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I am wondering how games generate IDs/GUIDs for their entities (along these lines), and which entities specifically get them. To narrow the scope of the question down, I am just focusing on FPS games such as Halo. This was an earlier question that helps explain how state is synced across clients in an FPS:

The state that is synced when a window is broken in a FPS game

The goal with that question was to learn what kinds of data is sent around to sync clients. The piece that is still missing for me is what entities in the game actually get an ID of some sort (either a GUID, or a scoped ID such as some incremented integer or something).

Some of the game "entities" I am considering are:

  • Particles of light, individual pixels, physical forces, etc. (the lowest level vectors/points for calculating light or physics stuff).
  • Topology (mountains, roads, etc.).
  • Landscape features (grass, bushes, trees, rocks, water, rain drops, etc.).
  • City features (cars, signs, buildings, windows, shards of glass from a broken window, etc.).
  • Tools / items (weapons, potions, etc.).
  • Other players.

It seems that some of these "entities" you can interact with (e.g. destroying a car in GTA, or the other players in the game), some you can to some degree (i.e. bushes might sway when you walk by, but you can't shoot them for example), and some you cannot (like the sun in a skybox).

I am thinking in terms of state syncing, it seems like there must be IDs somewhere in the picture so you can map a game entity from computer A to the same game entity in computer B. Even without syncing, it seems like you might want some sort of IDs on objects to allow for easier handling of events and tracking objects. But at the same time I don't really see "IDs" in simple "game engines" like these JavaScript game engines, so that is why I'm asking the question.

The question is, for large games like Halo, what the entities are that have IDs (or some of the main ones), and if the IDs are GUIDs (or generally what kind of ID they are: incremented integers, random numbers, UUIDs, etc.).

Like I'm wondering, maybe bushes have IDs. Maybe the individual leaves on the bushes have IDs. Maybe every single triangle in the graphics has an ID. That's what I'm wondering. Maybe the shards of glass have IDs because you can pick them up. Maybe only the players have IDs for some reason. Etc.

I am interested because (a) it seems like IDs are necessary in different ways (for state syncing, for tracking player behavior with different entity types to improve the game experience, etc.), and (b) there is a lot of variation in performance when it comes to using IDs. For example, I just tried generating 1 million particles like this and got these results:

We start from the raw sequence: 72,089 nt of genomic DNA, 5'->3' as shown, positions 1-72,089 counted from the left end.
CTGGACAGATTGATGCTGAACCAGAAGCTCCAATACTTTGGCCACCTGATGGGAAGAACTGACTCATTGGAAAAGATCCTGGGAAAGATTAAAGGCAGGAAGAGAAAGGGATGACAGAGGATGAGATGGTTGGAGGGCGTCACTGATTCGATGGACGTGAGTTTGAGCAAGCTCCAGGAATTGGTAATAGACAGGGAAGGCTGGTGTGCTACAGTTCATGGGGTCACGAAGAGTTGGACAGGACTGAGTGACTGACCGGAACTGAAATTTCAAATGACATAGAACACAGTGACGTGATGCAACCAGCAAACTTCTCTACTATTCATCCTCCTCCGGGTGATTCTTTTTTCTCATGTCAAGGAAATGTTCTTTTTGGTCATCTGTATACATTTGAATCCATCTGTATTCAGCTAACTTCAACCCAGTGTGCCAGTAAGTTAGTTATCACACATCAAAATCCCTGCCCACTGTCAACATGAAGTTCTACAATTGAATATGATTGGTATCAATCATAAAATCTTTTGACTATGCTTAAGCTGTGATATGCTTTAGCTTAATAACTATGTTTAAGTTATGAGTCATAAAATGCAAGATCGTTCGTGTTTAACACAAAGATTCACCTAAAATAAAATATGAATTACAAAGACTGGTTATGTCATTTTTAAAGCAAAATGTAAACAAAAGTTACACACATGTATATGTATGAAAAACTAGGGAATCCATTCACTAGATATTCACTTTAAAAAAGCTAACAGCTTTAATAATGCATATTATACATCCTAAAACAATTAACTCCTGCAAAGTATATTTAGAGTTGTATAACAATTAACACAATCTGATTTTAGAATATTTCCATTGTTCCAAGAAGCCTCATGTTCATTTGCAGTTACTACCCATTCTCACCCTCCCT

1. crypto.getRandomValues: 5.7 seconds to generate 1 million IDs.
  2. Math.random(): 18ms to generate 1 million IDs.
  3. i++: 5ms to generate 1 million IDs.

In addition, there is the space constraint, so by using i++ you can use fewer bits for the ID until it gets very large, but they don't work as GUIDs so you need to do extra work to create ID "scopes" or things like that. Anyways, I would like to figure out how to deal with IDs in games, and looking to FPS as an example to demonstrate where the IDs might be used. Any help would be appreciated. Thank you.

If it is a complicated topic (I'm not sure), then just knowing roughly an outline of how it is typically done, or even a place to look for more information, would be helpful. Also, just saw how Unity is a good example of a Component/Entity system, so maybe instead of FPS a better example is how generic game engines do it. Either way, whatever helps explain how it works.

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Generally entity IDs are simply generated by incrementing an integer starting at some base value (0, or 1 if you want 0 to mean "no entity"). In other words, your ++i approach. Some games may "bucket" the integer space by type, for example by saying that "characters will use IDs 100 to 999, bullets will use IDs 1000 though 1999" and so on. This kind of grouping may or may not be necessary, it all depends on how the game works.

This approach is fast and easy, fits well with the typical desire to store objects in big, contiguous arrays indexed by ID, and is deterministic as long as the call order is also deterministic.

When you need actual, full-on GUIDs, version 4 GUIDs are generally used are produced by appropriate standard or third-party APIs (such as C#'s Guid.NewGuid() function). You may want these if you need to generate IDs that are keys in a database, or unique across gameplay sessions, et cetera.

Random generation of integer IDs is rarely useful, and often very problematic.


As for what gets an ID? That depends on the game. An ID is really only needed if the object will need to be referred to on its own, independently of any kind of parent/child hierarchy or whatever. Something like leaves on a bush will probably not be separate entities with their own ID -- they probably won't exist as anything but random vertices on a bush static mesh that has an entity ID. But maybe in a game where splitting individual leaves off a bush is a critical aspect of gameplay, they'll get IDs and be first-class entities.

It really depends on the needs of the game.